Polycera hedgpethi

Polycera hedgpethi  Er. Marcus, 1964

Polycera hedgpethi @ France by Pascal Girard

Taxonomy
 

Superdomain

Biota  

 

Kingdom

Animalia  

 

Phylum

Mollusca  

 

Class

Gastropoda  

 

Subclass

Heterobranchia  

 

Infraclass

Euthyneura  

 

Subterclass

Ringipleura  

 

Superorder

Nudipleura  

 

Order

Nudibranchia  

 

Suborder

Doridina  

 

Infraorder

Doridoidei  

 

Superfamily

Polyceroidea  

 

Family

Polyceridae  

 

Subfamily

Polycerinae  

 

Genus

Polycera  

 

Species

Polycera hedgpethi  Er. Marcus, 1964

 
 Classification according to Bouchet et al. (2017)
Taxonomic source: World Register of Marine Species (AphiaID: 140835).
Synonyms

  • Polycera gnupa Er. Marcus & Ev. Marcus, 1967

Description
Species with a typical length of about 15 mm, with a maximum recorded size of 50 mm in California. The base color of the body is translucent white, sprayed with a large number of small dark spots that give it a greyish, brown or even black appearance. Its body is dotted with small tubercles that are usually lighter in color or even yellow, distributed more or less regularly along the body. The head has, in its anterior part, between 4 and 6 thin tentacles with a white base and a yellow distal ring that may or may not reach the tip, more or less dotted with gray or black spots. The rhinophores are translucent white, have between 8 and 12 lamellae, and are dotted with dark spots, mainly on the anterior side, while the posterior side is finely dotted with white. The distal end of the rhinophores is yellow and they emerge from tall rhinophoral sheaths also dotted with dark spots. The edges of the notum form two thin translucent white ridges (almost without dark spots) with some aligned tubercles that are sometimes spotted with yellow. The gill is located in the middle of the dorsum, and is formed by 7 to 10 non-retractile gill leaves, dotted with dark spots and with yellow ends, arranged in a circle and protected by 6 gill appendages (3 on each side). Gills have the  same color pattern as the head tentacles. The foot is narrow and has the same color as the body, although the edges appear less pigmented, so they have a white appearance. A light-coloured, often discontinuous dorsal ridge connects the gills to the end of the animal’s sharp tail, which is tipped with yellow.

Biology
This species occurs at shallow depths, generally up to a maximum of 10 meters, near the bryozoans of the genus Bugula on which it feeds. In tropical seas it is usually found in reefs but in the rest of the world it usually appears near ports, on floating docks, piles, etc. always close to its food source. The spawn is a wide, spirally wound, gelatinous ribbon containing small white eggs, also located near its food.

Etymology

  • Polycera. From Greek “polys”, many + “keras”, horns.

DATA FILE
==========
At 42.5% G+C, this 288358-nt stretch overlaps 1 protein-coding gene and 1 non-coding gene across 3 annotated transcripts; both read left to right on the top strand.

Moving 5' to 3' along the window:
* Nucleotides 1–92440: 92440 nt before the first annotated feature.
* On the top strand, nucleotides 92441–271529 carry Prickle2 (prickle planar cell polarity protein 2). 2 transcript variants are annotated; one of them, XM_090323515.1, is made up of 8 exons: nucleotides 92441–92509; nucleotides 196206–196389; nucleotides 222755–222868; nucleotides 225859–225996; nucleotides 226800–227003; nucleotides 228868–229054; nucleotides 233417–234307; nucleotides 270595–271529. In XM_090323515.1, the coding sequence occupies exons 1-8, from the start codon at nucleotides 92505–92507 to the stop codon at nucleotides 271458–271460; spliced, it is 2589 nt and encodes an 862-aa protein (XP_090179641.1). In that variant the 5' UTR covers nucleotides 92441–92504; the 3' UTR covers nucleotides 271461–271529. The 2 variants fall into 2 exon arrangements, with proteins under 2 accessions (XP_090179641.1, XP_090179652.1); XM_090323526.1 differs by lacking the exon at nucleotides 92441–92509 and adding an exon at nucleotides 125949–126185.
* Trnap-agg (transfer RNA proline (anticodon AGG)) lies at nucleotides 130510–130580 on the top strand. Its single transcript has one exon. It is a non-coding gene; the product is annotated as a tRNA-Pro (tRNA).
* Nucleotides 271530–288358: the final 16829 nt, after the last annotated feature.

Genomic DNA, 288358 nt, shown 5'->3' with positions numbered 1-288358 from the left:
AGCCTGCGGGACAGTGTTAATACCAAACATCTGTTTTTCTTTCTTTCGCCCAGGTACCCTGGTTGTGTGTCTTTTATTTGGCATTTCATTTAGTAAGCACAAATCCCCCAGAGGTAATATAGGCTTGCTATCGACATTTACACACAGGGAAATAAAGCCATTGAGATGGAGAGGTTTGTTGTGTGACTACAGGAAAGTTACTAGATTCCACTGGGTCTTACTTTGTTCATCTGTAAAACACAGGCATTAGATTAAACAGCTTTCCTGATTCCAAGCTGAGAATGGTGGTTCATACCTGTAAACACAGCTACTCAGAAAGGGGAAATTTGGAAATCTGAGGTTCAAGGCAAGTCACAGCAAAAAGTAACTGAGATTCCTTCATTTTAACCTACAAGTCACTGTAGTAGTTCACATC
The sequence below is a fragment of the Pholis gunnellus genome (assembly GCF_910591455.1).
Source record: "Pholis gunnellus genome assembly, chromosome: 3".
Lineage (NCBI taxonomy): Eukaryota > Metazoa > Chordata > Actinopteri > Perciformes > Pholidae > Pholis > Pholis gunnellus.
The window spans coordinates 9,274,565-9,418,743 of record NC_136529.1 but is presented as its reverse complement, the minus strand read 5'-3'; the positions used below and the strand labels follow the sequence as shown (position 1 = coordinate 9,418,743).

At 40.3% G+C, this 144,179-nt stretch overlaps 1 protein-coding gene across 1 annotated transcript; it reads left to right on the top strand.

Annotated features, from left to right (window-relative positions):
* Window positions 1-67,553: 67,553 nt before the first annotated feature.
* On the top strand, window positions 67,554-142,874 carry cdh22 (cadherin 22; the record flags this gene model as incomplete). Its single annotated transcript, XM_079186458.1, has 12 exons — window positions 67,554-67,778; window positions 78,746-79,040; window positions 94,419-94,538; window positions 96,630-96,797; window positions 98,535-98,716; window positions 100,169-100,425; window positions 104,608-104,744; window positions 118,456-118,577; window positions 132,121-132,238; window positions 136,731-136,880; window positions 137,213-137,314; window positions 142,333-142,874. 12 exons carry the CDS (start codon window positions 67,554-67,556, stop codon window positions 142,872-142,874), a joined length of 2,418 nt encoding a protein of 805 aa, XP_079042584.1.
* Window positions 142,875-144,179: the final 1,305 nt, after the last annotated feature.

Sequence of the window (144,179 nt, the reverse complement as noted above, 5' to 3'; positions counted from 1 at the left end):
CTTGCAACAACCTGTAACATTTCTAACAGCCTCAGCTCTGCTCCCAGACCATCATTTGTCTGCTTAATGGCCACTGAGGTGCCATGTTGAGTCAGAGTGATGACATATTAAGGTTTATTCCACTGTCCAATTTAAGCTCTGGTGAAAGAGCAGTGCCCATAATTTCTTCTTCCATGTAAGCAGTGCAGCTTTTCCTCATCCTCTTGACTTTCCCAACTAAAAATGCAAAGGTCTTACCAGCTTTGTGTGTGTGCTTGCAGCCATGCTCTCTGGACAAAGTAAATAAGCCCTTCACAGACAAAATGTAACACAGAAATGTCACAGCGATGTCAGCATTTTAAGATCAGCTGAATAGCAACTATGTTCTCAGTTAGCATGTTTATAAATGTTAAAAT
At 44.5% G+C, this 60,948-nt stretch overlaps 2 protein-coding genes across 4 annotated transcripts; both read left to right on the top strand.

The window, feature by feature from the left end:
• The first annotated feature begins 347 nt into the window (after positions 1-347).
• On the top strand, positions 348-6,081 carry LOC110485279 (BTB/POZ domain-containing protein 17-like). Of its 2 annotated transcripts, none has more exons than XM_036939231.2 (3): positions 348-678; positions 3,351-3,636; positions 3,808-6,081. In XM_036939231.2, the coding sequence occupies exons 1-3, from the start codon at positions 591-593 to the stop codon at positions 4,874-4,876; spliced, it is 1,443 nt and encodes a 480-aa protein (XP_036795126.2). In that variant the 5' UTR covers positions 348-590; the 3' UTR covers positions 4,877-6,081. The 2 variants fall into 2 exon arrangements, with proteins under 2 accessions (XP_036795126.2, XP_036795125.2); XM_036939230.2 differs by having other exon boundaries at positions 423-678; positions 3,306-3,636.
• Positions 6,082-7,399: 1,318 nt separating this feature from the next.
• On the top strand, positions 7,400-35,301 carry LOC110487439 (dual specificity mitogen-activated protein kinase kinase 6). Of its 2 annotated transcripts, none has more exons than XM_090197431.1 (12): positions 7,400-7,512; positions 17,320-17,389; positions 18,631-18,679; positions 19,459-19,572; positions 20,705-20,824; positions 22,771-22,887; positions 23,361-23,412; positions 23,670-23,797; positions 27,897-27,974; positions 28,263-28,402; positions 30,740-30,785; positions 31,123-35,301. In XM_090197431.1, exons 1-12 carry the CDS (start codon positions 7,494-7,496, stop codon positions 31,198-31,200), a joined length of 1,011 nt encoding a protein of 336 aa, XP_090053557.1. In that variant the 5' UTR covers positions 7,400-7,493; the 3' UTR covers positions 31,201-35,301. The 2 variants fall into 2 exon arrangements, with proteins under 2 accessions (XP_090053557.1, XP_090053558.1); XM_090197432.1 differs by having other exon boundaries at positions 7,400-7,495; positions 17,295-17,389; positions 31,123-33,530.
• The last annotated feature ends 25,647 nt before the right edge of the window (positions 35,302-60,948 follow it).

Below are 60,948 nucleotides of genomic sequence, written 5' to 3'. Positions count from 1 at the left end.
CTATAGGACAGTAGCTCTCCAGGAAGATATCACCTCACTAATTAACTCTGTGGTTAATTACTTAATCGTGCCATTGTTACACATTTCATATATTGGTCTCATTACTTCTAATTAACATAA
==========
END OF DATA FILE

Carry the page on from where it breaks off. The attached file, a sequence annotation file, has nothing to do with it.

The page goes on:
• Hedgpethi. Dedicated to Prof. Joel Walker Hedgpeth, (1911-2006), Californian pycnogonid taxonomist and ecologist at Pacific Marine Station, Dillon Beach. Active between the 1930s-1980s (and director of the Marine Science Laboratory, Newport, Oregon between 1965 to his retirement in 1973), but also publishing at least until 2000. Hegdpeth had the largest private collection of books dealing with the sea shore in the world.

Distribution
Species with cosmopolitan distribution. First described in California, today it is observed all over the world, off the coast of North America, in West Africa, South Africa, New Zealand, Australia, Japan, in France (where it is abundant in L’Etang de Thau, but also It is found in Salses-Leucate and in Cap d’Agde), in Italy both on the western and eastern coasts (Adriatic Sea), in Slovenia… In Spain it has been found in the Bay of Biscay but also on the Costa Brava in the breakwater of the Port of Roses. Its distribution near the commercial ports might be accidental, linked to maritime transport, being transported on the hull of ships, or in ballast waters.

Known georeferenced records of the species: Polycera hedgpethi
Sources:
: OBIS
: GROC 2010-2011
: Enric Madrenas
: João Pedro Silva
: Bernard Picton
: GBIF.ORG
: OPK
: VIMAR
: Manuel Ballesteros.
: M@re Nostrum
: Altres fonts
: Marine Regions

Abundance

    Western Mediterranean: ★☆☆☆☆
    Eastern Mediterranean: ★☆☆☆☆
    Atlantic Ocean: ★★☆☆☆
Month

This chart displays the monthly observation probability for Polycera hedgpethi based on our own records.

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More pictures

Bibliography

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    Bibliography based on the works by Steve Long, 2006. Bibliography of Opisthobranchia 1554-2000 and Gary McDonald, 2009. Bibliographia Nudibranchia, with later updates from other resources.

Further reading

Cite this article as:

Pontes, Miquel (2023) "Polycera hedgpethi" in OPK-Opistobranquis. Published: 14/09/2014. Accessed: 20/04/2024. Available at (https://opistobranquis.info/en/?p=14413)

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